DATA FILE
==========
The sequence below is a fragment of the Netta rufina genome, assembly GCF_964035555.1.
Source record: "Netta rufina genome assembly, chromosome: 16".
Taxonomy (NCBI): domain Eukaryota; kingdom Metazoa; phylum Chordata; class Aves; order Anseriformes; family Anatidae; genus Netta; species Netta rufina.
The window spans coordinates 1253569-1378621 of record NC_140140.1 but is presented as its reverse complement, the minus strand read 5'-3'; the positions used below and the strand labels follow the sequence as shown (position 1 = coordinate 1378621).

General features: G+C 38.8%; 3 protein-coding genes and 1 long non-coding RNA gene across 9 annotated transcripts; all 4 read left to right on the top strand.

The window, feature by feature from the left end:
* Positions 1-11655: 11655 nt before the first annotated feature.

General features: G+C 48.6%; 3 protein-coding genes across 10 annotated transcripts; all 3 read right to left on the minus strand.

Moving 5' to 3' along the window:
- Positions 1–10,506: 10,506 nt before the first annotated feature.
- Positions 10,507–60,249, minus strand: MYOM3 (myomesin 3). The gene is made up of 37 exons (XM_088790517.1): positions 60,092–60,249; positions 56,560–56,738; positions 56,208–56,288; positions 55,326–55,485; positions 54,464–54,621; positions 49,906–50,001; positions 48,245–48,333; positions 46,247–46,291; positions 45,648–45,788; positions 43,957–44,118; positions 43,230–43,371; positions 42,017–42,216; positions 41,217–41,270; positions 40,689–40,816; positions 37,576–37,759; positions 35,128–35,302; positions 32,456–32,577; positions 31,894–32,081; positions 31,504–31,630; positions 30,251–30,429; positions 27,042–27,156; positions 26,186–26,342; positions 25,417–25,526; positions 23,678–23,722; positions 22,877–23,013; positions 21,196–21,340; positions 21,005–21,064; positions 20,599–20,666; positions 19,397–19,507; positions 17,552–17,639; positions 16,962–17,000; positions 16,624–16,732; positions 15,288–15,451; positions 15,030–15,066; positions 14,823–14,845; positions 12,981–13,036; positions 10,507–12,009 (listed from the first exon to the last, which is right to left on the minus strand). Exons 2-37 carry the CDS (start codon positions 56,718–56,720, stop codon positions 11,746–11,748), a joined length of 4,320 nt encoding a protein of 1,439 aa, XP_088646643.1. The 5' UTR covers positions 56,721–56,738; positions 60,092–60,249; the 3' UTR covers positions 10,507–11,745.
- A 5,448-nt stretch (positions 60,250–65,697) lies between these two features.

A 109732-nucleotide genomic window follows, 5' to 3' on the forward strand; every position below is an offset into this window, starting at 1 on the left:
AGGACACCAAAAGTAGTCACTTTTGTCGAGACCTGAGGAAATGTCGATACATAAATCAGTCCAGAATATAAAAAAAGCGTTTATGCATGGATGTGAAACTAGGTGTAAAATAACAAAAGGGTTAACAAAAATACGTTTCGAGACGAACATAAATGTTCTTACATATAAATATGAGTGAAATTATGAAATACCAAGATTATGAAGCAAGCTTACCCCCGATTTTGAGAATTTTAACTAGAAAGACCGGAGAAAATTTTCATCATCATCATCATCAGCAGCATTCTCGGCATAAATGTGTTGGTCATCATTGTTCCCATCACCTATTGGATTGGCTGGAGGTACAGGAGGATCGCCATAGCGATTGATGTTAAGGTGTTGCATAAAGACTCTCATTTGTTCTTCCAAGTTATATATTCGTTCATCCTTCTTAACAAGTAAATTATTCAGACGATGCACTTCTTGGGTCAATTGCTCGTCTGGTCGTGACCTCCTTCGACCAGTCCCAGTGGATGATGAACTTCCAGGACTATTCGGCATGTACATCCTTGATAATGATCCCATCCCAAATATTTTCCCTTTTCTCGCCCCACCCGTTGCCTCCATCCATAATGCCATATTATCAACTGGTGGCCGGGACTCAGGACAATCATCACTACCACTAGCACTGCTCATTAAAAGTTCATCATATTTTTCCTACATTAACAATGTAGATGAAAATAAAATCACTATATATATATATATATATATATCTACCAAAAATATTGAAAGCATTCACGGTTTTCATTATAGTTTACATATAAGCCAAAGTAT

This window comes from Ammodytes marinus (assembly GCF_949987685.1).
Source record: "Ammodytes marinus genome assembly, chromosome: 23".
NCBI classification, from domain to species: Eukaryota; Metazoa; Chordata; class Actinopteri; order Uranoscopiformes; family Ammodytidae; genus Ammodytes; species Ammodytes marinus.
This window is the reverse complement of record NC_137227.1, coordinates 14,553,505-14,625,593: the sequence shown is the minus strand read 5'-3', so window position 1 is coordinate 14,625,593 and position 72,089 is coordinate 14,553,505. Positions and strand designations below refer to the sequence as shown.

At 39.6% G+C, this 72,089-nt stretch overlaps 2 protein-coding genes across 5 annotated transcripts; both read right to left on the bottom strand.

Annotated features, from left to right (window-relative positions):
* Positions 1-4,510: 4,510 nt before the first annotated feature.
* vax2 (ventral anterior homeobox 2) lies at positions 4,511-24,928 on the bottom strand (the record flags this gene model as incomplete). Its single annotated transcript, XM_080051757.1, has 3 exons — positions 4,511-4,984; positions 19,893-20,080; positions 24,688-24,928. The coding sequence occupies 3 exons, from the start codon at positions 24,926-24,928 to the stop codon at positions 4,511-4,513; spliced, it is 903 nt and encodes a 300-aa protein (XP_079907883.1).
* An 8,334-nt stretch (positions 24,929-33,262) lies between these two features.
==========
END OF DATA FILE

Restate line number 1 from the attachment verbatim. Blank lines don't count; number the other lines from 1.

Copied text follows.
The sequence below is a fragment of the Netta rufina genome, assembly GCF_964035555.1.